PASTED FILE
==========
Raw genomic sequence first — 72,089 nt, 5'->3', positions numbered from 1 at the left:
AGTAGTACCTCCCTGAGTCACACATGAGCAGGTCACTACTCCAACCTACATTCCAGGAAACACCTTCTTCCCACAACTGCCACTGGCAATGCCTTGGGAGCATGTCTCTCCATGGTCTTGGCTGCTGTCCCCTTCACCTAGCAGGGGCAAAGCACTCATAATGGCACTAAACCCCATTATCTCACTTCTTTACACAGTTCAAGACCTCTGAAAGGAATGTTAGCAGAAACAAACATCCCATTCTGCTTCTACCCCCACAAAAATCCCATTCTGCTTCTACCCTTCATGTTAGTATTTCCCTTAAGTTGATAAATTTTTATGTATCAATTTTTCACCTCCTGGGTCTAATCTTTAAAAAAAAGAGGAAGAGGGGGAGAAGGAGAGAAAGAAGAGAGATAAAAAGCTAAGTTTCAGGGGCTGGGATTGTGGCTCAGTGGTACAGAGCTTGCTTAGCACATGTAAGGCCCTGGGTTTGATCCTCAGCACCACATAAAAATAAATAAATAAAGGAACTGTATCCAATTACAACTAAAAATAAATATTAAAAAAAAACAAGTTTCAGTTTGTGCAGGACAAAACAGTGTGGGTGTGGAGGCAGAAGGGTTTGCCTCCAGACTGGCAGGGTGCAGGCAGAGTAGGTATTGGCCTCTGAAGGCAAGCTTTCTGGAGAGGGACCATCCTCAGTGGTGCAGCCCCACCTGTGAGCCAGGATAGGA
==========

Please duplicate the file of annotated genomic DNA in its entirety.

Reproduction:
Raw genomic sequence first — 72,089 nt, 5'->3', positions numbered from 1 at the left:
AGTAGTACCTCCCTGAGTCACACATGAGCAGGTCACTACTCCAACCTACATTCCAGGAAACACCTTCTTCCCACAACTGCCACTGGCAATGCCTTGGGAGCATGTCTCTCCATGGTCTTGGCTGCTGTCCCCTTCACCTAGCAGGGGCAAAGCACTCATAATGGCACTAAACCCCATTATCTCACTTCTTTACACAGTTCAAGACCTCTGAAAGGAATGTTAGCAGAAACAAACATCCCATTCTGCTTCTACCCCCACAAAAATCCCATTCTGCTTCTACCCTTCATGTTAGTATTTCCCTTAAGTTGATAAATTTTTATGTATCAATTTTTCACCTCCTGGGTCTAATCTTTAAAAAAAAGAGGAAGAGGGGGAGAAGGAGAGAAAGAAGAGAGATAAAAAGCTAAGTTTCAGGGGCTGGGATTGTGGCTCAGTGGTACAGAGCTTGCTTAGCACATGTAAGGCCCTGGGTTTGATCCTCAGCACCACATAAAAATAAATAAATAAAGGAACTGTATCCAATTACAACTAAAAATAAATATTAAAAAAAAACAAGTTTCAGTTTGTGCAGGACAAAACAGTGTGGGTGTGGAGGCAGAAGGGTTTGCCTCCAGACTGGCAGGGTGCAGGCAGAGTAGGTATTGGCCTCTGAAGGCAAGCTTTCTGGAGAGGGACCATCCTCAGTGGTGCAGCCCCACCTGTGAGCCAGGATAGGA